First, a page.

Gaze… Kanan

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When I was young, my mother and grandmothers would often make me sit in a doorway and then put a handkerchief over my head. They would hold salt and owa and circle their fists around my face, saying something that I still do not know. Then they would burn the owa and salt and if it sent a smell through the house, that meant that mala dhrusta lagli hoti. That I had been “cursed by the evil eye.” It was all very dramatic.

This is a very old Maharashtrian practice. In the old times, it was probably to combat the curses that people threw at each other verbally. But now, I believe this dhustra comes from a very different place, from the eyes of men staring and staring and staring at women. I don’t know if owa and salt are strong enough to fight that because so many men consider this an acceptable social practice.

I was on a sleeper coach bus from Pune to Ahmadabad. My seat was near the back, and the last few seats were occupied by men who stared while I got settled. Whenever I opened my compartment door, they would be looking. So I stood up, went to the driver and asked him when the guys in the back were getting off the bus. His assistant walked me to my seat and looked up at the men, wondering what to say. I quickly closed my compartment door and didn’t sleep at all.

This has happened on many bus journeys. This has happened in many public spaces. And I am sure that every single Indian woman has had – at least once – a random man staring at her for far too long, letting his eyes run down her body while he imagines what’s underneath.

My question is: How do we change this social norm  and tell men to lower their gaze as a sign of respect?

I want to walk up to men who stare and ask them “Do you actually believe that staring at me like that is going to make me interested in you?” But then I’d realize slowly, uneasily, that maybe they don’t want my attention at all. They probably are content with their imaginations.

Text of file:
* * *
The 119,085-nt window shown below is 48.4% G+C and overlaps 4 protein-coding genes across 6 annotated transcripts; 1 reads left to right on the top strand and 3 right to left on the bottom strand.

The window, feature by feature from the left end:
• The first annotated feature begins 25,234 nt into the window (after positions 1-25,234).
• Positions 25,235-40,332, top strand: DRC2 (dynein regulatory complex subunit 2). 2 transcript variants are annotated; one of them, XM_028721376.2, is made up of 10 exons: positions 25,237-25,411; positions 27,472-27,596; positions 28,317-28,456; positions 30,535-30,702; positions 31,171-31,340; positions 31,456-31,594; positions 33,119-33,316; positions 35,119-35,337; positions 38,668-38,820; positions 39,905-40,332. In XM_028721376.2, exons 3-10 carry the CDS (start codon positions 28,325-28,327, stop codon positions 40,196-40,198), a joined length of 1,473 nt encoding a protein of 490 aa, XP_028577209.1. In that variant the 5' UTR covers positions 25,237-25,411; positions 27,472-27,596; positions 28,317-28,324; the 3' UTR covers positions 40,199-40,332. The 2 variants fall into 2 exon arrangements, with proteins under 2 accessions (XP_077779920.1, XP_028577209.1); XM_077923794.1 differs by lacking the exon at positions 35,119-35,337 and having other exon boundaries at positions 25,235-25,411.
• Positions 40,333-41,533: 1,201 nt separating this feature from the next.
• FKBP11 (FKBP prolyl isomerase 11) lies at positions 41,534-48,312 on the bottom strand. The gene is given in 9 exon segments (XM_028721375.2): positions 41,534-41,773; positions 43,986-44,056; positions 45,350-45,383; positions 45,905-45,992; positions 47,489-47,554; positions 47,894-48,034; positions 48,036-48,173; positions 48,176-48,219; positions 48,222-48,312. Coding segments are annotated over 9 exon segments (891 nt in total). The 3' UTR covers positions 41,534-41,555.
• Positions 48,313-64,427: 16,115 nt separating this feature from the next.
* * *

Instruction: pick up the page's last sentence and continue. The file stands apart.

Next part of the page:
I don’t think that people talk about this openly. I think we need to talk more about it. But unfortunately we live in a society when sometimes a woman points out that a man is staring at her, her companions may say one of two things. Firstly, they may say “Just ignore it”. And secondly, they may say, horrifyingly, “Oh do you think you’re that attractive?”

We shouldn’t blame women for where the eyes of men wander. Nor should we tell women to remain passive about it. Communication is important to change. I think we need to vocally shame men who will stare at a woman’s inner thighs when she’s wearing shorts on a two-wheeler. The more we women stay silent about where men look, the longer the staring will continue.

I have over time, ignored such looks, but I realized recently that expressing anger and disgust is much more effective. So, when the stare becomes especially piercing, I’ve learnt to stare back and shake my head as if to say “What?” With some of the more lewd stares, I don’t hesitate to say “Kai baghtait? Laz nai vatat ka?” What are you looking at? Don’t you feel any shame?

When I was younger, I refrained from wearing revealing clothes, adhering to rules from my mother and grandmother, but now, I understand that the gaze of men should not affect the way women dress and behave because that gives men even more power. I recently came to the realization that perhaps the dupatta was invented to cover a woman’s chest. Now, though fewer women are wearing the duppata in the cities, we are instead tying them around our faces when we ride our two wheelers and sit on the local buses. It is for the pollution, it’s to keep the tan away (which is another issue altogether), and also, I believe, to keep eyes off of us.

How do you think we should handle the staring issue? How do we create a society where women are free to wear what they want without eyes on us?

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